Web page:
For originators, one of the most frustrating scenarios is working for a micromanager. At some point, everyone has experienced this type of controlling boss — someone who focuses on the details to such a degree that he or she creates an oppressive work environment. Never satisfied with any deliverable, micromanagers love to nit-pick and demand to be part of every email chain. Instead of improving performance, this behavior often results in de-motivating the sales team and driving away good producers.
The unfortunate reality is that most of the time, micromanagers don’t even realize they are doing it. Why does this happen? A Harvard Business Review article by Ron Ashkenas suggests two reasons why managers engage in this behavior:
- Managers worry about being disconnected. As managers rise through the ranks, they start to feel isolated and look to stay connected through adding reports and meetings to their schedules. While they may have good intentions, the manager’s anxiety to seek information gets out of hand and overwhelms the employees for whom they are responsible. In mortgage banking, this is especially common in positions beyond the branch level where top producers have been promoted to the next level.
- Managers stay in familiar territory. In the same vein, when top performers move up to a management position, often the new job is unsatisfactory to them. They won’t admit it but in their new roles, they are now asked to be strategic thinkers and to do administrative work which is not as thrilling as being on the front lines dealing with customers and referral sources. This can be a difficult transition for them and unconsciously they continue to spend time in the more comfortable realm of selling. They love to do sales calls with their originators and then take over the sales call thinking they are coaching but they are not. Again at the core, micromanaging is really about anxiety about the manager’s new role.
The problem with micromanaging is that it can give the appearance of an involved manager and may even reap short-term results. But over time, this “getting in the weeds” negatively impacts the sales team and the organization. Further, it prevents managers from spending time on critical issues that need to be addressed.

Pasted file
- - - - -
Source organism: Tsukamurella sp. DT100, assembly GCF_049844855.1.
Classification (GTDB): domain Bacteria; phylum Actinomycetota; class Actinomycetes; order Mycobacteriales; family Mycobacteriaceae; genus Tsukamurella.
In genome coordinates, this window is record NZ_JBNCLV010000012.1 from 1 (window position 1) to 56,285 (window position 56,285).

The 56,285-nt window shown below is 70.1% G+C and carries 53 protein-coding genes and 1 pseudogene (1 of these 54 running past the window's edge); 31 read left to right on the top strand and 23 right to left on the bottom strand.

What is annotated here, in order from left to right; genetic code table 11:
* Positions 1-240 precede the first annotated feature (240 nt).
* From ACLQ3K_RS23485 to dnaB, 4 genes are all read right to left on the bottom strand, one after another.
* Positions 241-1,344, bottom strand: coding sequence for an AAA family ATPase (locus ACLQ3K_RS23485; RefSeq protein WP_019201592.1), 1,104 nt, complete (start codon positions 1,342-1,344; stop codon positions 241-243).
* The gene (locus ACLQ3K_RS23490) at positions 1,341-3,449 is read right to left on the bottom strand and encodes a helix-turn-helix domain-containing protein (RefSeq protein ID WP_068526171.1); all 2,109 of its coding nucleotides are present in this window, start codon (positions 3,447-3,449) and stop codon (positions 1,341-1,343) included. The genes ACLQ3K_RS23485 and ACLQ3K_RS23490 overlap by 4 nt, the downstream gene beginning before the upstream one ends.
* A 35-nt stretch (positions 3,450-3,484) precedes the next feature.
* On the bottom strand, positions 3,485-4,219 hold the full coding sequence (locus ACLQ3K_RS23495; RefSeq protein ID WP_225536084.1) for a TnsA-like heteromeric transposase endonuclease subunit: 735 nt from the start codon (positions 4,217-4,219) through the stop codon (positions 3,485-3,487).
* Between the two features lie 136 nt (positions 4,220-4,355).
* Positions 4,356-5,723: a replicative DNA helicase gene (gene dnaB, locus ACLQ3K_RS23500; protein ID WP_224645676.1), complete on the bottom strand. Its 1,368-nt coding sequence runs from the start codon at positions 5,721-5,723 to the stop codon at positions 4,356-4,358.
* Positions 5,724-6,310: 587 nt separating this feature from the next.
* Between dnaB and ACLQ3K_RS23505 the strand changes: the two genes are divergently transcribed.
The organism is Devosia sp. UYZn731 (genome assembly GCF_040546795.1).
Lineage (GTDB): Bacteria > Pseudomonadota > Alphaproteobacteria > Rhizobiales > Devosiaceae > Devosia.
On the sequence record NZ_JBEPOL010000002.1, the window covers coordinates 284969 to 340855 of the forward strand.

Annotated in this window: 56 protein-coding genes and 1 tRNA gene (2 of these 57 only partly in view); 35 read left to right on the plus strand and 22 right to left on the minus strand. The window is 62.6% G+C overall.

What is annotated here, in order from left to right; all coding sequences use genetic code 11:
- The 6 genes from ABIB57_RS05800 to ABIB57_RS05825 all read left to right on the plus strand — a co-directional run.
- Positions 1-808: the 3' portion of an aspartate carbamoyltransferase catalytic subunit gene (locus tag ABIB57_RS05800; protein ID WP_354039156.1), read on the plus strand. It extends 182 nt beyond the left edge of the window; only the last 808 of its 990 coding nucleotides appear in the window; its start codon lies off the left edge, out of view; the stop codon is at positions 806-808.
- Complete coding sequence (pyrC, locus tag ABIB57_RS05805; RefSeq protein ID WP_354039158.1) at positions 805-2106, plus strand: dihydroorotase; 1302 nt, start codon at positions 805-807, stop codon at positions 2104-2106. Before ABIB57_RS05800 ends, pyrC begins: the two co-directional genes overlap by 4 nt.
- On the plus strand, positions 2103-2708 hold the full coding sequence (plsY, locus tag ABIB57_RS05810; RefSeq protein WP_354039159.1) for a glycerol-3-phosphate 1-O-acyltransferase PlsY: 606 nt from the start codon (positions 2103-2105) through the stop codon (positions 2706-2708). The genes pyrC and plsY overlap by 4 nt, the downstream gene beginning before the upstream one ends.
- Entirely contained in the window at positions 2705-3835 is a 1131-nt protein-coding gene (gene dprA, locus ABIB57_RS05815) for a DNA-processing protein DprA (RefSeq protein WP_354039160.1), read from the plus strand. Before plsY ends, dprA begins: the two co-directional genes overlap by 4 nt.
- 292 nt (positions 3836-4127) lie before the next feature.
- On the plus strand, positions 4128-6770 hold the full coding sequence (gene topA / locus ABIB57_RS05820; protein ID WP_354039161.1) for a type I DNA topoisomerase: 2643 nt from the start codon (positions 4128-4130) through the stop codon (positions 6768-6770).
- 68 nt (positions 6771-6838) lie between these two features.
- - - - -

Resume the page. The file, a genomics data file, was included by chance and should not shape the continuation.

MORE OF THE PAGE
So, what is the cure for micromanaging? According to a Harvard Business Review article by Muriel Watkins, the author notes that the first step is for managers to ask themselves some tough questions about their own behavior. Her suggestions include:
- Identify the signs of a micromanaging mindset:
• “It will save time if I just do it myself”
• “Too much is at stake to allow this to go wrong”
• “It’s my credibility on the line”
• “When I am not involved, they mess up”
• “My boss wants me to be heavily involved”
- Look at the to do list
Are there issues that can be delegated to others? Are there tasks that can serve as a training exercise? What are your top priorities where you can add value? What tasks are less important? Everything is not of equal value.
- Give the what and not the how
Articulate the vision of what you want done and what the final outcome will look like but leave the step-by-step details up to the employee. Providing the “how” deprives the employee of an opportunity to be creative.
- Recognize that micromanaging is really about fear of failure.
By magnifying the risk of failure, micromanaging can lead to an unrealistic view when setbacks do occur. No one wins 100% of the time. Just as in life, sometimes the best business lessons are driven by setbacks which prompt managers and employees to change and learn. Over time, a loss every now and then helps build a strong track record in the long run.